Artist, Teacher, Illustrator, Chronicler, Celebrity, Philanthropist
LeRoy Neiman was born in Saint Paul, Minnesota, on June 8, 1921, to Lydia Serline and Charles Runquist. When LeRoy was five years old, his father left, abandoning the family. Taking the last name of Lydia’s second husband, John Neiman, LeRoy grew up in Saint Paul’s hardscrabble, blue-collar neighborhood of Frog Town. He showed an early knack for drawing—and selling. Creating posters for local merchants to advertise their store sales, LeRoy peddled his work for a nickel apiece. He picked up extra change by drawing ink tattoos on the forearms of his schoolmates.
Leaving Saint Paul for the U.S. Army, Neiman worked as an army cook, painted sets for Red Cross shows, and created bawdy murals on the walls of World War II mess halls. For a period, he went AWOL falling in love with an older woman and living with her in Eupen, Belgium. Eventually, he left the Army with an honorable discharge.
Thanks to the G.I. Bill, Neiman pulled together enough money to study at the Saint Paul School of Art and the School of The Art Institute of Chicago (SAIC). At SAIC, in a class of 1950 that was rife with talent, Neiman studied alongside Robert Clark (who later changed his last name to Indiana) and Leon Golub.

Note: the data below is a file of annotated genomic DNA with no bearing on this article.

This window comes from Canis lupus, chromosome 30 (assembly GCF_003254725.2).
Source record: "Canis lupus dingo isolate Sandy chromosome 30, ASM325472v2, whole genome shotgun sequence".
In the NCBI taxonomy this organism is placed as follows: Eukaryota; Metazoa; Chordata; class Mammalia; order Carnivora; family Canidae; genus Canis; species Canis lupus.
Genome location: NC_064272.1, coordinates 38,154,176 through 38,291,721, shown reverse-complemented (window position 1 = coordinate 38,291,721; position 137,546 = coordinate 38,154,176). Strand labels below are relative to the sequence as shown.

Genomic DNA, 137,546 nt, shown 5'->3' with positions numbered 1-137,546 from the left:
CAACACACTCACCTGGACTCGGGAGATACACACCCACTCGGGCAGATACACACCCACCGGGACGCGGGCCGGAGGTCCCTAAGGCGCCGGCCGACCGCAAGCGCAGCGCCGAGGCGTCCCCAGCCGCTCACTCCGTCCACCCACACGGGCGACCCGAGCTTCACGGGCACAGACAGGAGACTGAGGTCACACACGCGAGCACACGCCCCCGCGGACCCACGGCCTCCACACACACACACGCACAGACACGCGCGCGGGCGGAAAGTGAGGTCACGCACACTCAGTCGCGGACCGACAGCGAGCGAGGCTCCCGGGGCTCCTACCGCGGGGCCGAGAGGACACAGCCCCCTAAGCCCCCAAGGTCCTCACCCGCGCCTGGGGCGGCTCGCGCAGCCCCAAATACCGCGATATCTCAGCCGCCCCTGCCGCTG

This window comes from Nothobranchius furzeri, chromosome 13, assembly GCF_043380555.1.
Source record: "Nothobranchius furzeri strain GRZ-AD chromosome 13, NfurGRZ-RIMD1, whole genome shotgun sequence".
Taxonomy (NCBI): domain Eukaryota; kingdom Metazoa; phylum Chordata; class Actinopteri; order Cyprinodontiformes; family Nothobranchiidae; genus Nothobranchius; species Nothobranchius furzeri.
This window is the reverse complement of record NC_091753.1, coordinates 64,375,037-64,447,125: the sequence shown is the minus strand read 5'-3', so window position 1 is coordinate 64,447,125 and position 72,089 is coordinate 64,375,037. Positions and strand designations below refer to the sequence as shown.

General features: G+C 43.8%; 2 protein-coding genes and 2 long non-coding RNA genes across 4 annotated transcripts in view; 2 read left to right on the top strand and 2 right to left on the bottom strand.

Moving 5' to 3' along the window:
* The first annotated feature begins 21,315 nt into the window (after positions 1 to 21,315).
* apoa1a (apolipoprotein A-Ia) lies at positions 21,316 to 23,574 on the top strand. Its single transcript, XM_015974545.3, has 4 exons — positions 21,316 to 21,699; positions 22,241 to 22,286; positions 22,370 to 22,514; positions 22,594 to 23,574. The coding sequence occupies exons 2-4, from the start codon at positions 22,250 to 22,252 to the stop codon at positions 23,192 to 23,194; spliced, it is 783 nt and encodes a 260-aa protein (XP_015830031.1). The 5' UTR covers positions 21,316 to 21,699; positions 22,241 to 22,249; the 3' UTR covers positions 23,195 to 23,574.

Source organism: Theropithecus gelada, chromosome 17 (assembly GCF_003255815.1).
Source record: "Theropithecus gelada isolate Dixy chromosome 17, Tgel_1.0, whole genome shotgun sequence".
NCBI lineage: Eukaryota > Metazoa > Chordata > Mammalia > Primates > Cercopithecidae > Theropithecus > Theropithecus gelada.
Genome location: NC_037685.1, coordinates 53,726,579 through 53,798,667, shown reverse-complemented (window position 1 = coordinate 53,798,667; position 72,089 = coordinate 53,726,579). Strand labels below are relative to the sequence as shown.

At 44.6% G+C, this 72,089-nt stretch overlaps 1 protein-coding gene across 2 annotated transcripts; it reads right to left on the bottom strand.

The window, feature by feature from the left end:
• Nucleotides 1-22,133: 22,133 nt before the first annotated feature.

Neiman spent a decade after his graduation teaching figure drawing and fashion illustration at SAIC. Meanwhile, he entered his paintings in regional competitions—and found quick success. In 1953, his Idle Boats won first prize for oil painting at the Twin City Show. The Minneapolis Art Institute bought the painting. And Neiman’s stature grew briskly as other prestigious museums—the Corcoran Gallery of Art in Washington, D.C., the Art Institute of Chicago, and the Carnegie Pittsburgh International Exhibition of Contemporary Painting—acquired other pieces of his work.
In 1954, along came a break that altered Neiman’s career. While doing fashion illustrations for retailer Carson Pirie Scott, he met not only his future bride Janet Byrne, but also Hugh Hefner, a copywriter for the department store chain who had also just launched a new men’s magazine. This magazine, called Playboy, featured nearly nude women, serious journalism, and fiction. Hefner commissioned an illustration from Neiman for a short story—which turned out to win the Chicago Art Directors Award. In 1957, the same year Neiman married Janet, he created what became an enduring iconic logo for Playboy: the Femlin. This was a mischievous-looking, saucy, sexy female sprite, or gremlin, clothed only in opera gloves, stockings, and high heels. She was, ironically, a champion of women’s rights.